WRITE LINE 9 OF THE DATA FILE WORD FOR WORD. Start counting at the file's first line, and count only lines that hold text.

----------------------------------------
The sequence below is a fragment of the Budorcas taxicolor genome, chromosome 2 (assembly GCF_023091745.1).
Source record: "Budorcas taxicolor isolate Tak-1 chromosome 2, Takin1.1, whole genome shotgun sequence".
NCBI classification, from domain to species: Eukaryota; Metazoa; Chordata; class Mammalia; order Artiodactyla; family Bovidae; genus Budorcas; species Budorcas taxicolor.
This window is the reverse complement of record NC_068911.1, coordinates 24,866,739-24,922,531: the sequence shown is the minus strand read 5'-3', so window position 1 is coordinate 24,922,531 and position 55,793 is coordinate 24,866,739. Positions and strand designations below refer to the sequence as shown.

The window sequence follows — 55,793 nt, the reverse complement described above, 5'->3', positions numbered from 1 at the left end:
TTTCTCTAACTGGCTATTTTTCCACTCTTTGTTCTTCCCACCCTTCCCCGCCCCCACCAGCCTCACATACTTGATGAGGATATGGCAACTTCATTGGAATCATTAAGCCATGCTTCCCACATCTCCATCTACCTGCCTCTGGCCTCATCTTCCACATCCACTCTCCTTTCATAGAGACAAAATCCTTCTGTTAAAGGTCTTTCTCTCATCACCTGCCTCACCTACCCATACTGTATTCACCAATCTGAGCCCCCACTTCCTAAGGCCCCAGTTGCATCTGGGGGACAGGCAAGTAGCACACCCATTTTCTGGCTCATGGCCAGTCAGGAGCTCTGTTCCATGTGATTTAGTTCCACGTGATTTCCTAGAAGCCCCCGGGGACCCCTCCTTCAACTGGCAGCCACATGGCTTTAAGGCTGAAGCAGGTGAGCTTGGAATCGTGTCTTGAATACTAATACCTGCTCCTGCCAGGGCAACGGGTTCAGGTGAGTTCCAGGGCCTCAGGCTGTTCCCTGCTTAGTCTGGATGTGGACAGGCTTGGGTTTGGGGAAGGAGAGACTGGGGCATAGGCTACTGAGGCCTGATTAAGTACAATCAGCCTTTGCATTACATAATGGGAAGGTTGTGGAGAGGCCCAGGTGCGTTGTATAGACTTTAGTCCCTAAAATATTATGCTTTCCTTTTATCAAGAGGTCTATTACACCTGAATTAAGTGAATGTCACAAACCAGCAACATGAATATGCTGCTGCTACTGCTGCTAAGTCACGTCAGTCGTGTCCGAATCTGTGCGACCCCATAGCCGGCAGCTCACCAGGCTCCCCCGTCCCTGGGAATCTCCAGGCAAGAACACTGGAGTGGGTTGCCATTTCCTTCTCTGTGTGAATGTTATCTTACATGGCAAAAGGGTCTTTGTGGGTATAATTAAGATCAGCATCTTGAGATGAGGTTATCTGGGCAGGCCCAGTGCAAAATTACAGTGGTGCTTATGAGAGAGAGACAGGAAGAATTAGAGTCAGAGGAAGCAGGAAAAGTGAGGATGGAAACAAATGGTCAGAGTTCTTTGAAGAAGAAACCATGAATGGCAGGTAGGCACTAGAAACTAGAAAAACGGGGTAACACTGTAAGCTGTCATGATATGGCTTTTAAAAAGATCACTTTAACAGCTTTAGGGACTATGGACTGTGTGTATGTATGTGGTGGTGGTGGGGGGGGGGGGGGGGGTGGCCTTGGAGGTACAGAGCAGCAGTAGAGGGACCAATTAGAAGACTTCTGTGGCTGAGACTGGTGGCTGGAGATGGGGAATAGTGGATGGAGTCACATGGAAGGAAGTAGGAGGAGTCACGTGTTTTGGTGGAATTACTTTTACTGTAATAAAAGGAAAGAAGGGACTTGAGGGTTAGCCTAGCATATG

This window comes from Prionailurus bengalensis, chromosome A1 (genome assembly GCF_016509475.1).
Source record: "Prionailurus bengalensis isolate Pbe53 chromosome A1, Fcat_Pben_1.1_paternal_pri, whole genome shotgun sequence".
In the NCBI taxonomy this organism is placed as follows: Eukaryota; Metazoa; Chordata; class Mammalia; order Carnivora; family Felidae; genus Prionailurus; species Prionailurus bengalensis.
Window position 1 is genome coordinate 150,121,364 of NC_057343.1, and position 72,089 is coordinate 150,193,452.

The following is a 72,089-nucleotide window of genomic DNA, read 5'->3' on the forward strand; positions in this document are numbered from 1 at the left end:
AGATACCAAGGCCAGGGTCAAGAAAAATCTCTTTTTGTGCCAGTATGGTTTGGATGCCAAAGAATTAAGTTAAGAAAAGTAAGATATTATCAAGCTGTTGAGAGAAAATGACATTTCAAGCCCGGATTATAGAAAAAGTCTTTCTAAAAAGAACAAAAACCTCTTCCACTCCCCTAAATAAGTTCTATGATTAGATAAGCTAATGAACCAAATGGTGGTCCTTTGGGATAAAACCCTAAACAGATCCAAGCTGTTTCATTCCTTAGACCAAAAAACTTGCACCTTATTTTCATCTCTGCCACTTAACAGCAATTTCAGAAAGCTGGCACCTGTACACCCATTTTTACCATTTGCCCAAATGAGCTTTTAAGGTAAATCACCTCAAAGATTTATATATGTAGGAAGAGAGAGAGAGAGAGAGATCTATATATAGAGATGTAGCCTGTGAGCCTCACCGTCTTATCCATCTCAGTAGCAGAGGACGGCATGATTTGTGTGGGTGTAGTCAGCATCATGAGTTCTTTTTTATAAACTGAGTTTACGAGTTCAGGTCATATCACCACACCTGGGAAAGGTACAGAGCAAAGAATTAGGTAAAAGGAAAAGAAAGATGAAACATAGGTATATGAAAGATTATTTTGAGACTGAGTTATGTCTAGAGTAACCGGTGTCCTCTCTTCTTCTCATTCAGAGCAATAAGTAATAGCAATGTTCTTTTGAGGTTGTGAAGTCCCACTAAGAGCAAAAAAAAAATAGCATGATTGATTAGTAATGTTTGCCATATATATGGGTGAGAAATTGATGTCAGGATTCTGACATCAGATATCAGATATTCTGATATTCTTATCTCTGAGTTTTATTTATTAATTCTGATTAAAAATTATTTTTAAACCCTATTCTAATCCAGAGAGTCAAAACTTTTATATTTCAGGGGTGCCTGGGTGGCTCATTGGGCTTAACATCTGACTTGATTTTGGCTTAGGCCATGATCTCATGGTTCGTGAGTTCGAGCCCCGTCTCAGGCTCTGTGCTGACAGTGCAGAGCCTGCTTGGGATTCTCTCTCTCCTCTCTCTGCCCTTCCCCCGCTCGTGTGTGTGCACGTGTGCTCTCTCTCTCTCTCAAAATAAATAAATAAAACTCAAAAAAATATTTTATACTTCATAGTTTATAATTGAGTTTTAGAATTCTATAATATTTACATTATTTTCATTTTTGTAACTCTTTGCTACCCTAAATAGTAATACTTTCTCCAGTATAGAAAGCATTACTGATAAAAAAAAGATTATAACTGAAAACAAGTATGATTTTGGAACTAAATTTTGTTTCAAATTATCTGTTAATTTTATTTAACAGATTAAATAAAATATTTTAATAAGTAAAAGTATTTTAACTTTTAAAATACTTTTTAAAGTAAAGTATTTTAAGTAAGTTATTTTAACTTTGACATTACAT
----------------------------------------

In the NCBI taxonomy this organism is placed as follows: Eukaryota; Metazoa; Chordata; class Mammalia; order Carnivora; family Felidae; genus Prionailurus; species Prionailurus bengalensis.